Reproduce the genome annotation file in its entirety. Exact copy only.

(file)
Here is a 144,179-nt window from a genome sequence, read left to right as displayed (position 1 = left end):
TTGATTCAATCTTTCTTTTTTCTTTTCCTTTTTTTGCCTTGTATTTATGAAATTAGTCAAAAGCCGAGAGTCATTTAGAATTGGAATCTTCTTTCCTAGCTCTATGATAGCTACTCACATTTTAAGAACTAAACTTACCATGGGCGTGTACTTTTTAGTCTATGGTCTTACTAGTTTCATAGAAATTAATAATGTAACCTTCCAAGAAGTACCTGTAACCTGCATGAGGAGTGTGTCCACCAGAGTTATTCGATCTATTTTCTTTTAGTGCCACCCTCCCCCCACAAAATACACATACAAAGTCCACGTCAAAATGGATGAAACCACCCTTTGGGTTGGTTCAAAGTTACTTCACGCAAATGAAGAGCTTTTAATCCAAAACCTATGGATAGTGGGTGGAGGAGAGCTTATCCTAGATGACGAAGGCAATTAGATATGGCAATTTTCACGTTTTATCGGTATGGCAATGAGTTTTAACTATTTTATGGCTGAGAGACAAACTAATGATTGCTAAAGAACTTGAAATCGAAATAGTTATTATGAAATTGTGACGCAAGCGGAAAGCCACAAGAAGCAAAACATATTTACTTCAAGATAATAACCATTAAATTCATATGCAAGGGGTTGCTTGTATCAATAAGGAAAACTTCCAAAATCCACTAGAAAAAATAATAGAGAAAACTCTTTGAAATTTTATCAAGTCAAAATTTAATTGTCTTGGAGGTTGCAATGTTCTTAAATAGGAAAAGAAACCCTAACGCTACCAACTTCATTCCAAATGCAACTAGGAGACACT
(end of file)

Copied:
Here is a 144,179-nt window from a genome sequence, read left to right as displayed (position 1 = left end):
TTGATTCAATCTTTCTTTTTTCTTTTCCTTTTTTTGCCTTGTATTTATGAAATTAGTCAAAAGCCGAGAGTCATTTAGAATTGGAATCTTCTTTCCTAGCTCTATGATAGCTACTCACATTTTAAGAACTAAACTTACCATGGGCGTGTACTTTTTAGTCTATGGTCTTACTAGTTTCATAGAAATTAATAATGTAACCTTCCAAGAAGTACCTGTAACCTGCATGAGGAGTGTGTCCACCAGAGTTATTCGATCTATTTTCTTTTAGTGCCACCCTCCCCCCACAAAATACACATACAAAGTCCACGTCAAAATGGATGAAACCACCCTTTGGGTTGGTTCAAAGTTACTTCACGCAAATGAAGAGCTTTTAATCCAAAACCTATGGATAGTGGGTGGAGGAGAGCTTATCCTAGATGACGAAGGCAATTAGATATGGCAATTTTCACGTTTTATCGGTATGGCAATGAGTTTTAACTATTTTATGGCTGAGAGACAAACTAATGATTGCTAAAGAACTTGAAATCGAAATAGTTATTATGAAATTGTGACGCAAGCGGAAAGCCACAAGAAGCAAAACATATTTACTTCAAGATAATAACCATTAAATTCATATGCAAGGGGTTGCTTGTATCAATAAGGAAAACTTCCAAAATCCACTAGAAAAAATAATAGAGAAAACTCTTTGAAATTTTATCAAGTCAAAATTTAATTGTCTTGGAGGTTGCAATGTTCTTAAATAGGAAAAGAAACCCTAACGCTACCAACTTCATTCCAAATGCAACTAGGAGACACT